Is Health a Right or a Responsibility?

As the semester draws to an end, I find myself overwhelmed by the surplus of new ideas, realizations, and data I have acquired by taking this class.  In many regards, I find myself asking more questions than I had when we began: What are Human Rights?  Are Human Rights universal? Is healthcare or health a Human Right? 

There is another question I am struggling with, however… is healthcare a right or a responsibility? 

 Is it a fundamental right, one we are born with and one which cannot be denied, or is it something much more unstable and shifting?  We have bumped up against this question time and again.   

 I would like to argue, then, that healthcare is both a right and a responsibility.  The responsibility, it seems, is both on the part of the individual and on the part of society, globally.  From our numerous discussions, I believe we have come to agree that a great discrepancy exists between the “Have”s and the “Have- not”s in regards to healthcare access – the few seem to have a lot, while the many seem to have nothing. 

 Does it make sense that the “actual figure for U.S. foreign aid giving [is] about 1.6 percent of the discretionary budget,” less than one quarter of what industrialized countries pledged to give at the 1992 Rio Conference?  To me, it does not.  I cannot seem to justify this. 

Moreover, we have discussed various ways through which high-income countries profit from the poverty and disparity of low-income countries (outsourced clinical trials, sub-par healthcare, pharmaceutical companies, etc).  In a world that seems to be so extensively globalized, do we (as citizens of the world, and, particularly, as citizens of a high-income country) not incur a greater responsibility to give aid, if we have even the slightest possibility of doing so?  Perhaps, we do not.  Perhaps, it is fitting to say that we live in a world that is “unfair” and “doomed” and it is unlikely that a radical change will come in the future, making any attempt on the part of a single person is futile.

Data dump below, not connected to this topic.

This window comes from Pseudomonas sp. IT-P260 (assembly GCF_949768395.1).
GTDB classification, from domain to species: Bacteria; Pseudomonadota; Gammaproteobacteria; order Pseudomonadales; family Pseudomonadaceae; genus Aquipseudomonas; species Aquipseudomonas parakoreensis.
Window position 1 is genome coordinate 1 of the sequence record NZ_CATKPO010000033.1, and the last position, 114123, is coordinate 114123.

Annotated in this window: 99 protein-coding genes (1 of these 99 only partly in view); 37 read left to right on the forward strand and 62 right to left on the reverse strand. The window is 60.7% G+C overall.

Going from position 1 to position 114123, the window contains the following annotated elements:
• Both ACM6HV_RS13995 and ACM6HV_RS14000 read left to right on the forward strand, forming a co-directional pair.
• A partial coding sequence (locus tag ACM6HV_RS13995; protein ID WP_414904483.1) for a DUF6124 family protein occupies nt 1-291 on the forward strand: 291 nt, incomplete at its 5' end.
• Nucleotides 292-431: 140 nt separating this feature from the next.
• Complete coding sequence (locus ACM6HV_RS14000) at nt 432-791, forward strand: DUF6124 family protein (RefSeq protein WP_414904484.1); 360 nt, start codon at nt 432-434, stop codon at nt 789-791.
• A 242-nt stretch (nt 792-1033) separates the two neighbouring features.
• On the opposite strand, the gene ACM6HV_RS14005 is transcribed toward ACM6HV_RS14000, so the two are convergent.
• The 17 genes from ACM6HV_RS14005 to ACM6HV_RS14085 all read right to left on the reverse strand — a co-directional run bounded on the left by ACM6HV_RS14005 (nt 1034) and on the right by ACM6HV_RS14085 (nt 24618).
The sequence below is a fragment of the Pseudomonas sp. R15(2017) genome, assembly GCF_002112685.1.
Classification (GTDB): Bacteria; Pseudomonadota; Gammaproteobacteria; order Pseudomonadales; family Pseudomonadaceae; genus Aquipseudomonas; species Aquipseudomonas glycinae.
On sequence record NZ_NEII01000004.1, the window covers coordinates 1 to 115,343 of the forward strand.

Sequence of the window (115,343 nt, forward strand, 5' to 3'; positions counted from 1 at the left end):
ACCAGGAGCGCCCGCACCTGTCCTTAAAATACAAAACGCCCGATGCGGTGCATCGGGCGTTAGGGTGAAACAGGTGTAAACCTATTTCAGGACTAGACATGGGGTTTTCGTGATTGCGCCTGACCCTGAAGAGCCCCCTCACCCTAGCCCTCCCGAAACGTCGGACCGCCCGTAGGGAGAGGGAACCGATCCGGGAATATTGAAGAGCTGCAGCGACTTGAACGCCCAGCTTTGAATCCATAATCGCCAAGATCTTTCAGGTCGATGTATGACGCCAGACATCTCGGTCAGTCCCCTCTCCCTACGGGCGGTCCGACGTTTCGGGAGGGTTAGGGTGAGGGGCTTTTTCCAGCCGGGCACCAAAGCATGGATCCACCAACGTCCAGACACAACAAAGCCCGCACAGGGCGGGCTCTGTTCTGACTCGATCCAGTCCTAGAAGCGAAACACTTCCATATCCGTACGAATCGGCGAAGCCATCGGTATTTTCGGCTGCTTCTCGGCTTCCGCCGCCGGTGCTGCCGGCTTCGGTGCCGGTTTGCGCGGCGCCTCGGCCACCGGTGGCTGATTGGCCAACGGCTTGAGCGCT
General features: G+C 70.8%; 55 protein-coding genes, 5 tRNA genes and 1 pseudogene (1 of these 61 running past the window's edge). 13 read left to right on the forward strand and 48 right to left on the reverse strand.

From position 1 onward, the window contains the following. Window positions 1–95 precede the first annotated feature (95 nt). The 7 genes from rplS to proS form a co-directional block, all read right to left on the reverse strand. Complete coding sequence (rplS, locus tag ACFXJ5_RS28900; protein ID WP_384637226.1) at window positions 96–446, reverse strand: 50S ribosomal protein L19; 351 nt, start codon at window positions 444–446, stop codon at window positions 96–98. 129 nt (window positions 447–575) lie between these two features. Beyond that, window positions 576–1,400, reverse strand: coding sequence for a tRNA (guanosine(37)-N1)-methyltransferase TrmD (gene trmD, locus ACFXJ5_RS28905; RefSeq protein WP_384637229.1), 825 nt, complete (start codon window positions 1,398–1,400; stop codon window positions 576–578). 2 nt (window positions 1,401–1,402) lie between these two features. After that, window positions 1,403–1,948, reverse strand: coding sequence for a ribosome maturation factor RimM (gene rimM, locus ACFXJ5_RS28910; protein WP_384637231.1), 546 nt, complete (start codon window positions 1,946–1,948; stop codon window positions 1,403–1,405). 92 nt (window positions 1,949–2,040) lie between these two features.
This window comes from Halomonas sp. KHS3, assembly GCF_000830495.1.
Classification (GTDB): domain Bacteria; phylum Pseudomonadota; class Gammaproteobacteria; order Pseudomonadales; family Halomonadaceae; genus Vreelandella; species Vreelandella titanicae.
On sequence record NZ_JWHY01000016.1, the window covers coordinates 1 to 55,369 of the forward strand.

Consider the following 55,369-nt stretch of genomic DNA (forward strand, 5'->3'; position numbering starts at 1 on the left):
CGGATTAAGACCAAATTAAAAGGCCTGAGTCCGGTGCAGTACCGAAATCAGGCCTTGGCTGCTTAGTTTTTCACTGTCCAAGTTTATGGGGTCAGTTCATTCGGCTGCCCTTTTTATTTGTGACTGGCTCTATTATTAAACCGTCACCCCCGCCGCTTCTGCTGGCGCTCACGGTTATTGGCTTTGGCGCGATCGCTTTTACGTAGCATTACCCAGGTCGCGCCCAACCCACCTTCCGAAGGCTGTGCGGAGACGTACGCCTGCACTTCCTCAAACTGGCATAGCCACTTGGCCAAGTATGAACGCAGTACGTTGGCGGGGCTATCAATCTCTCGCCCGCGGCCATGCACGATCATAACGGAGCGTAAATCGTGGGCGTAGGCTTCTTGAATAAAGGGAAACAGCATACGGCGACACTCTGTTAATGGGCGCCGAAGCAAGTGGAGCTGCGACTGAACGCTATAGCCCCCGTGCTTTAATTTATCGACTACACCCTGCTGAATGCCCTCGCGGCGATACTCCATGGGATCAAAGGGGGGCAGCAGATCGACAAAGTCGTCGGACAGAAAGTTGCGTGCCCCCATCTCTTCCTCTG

I, however, am not comfortable with this.  I’d like to once again bring up Professor Alcabes’s argument, which forces us to really be honest with ourselves: either, we do NOT believe that human rights are universal, thus justifying their variance as a result of circumstance…OR, we believe that human rights ARE universal, therefore, causing us to address the many discrepancies we have discussed.  If the human right to be free from disease, to have healthcare and clean water, to be protected from exploitative research experiments, to have information, etc. is not merely a moral aspiration, then I believe that there is a universal responsibility on the part of all people to protect this right.

 I am not delusional about the sad realities of the world we live in; however, great things have been achieved by people who refused to accept these realities as being inescapable.  Perhaps, a persistent discomfort on our part may also bring about a change. 


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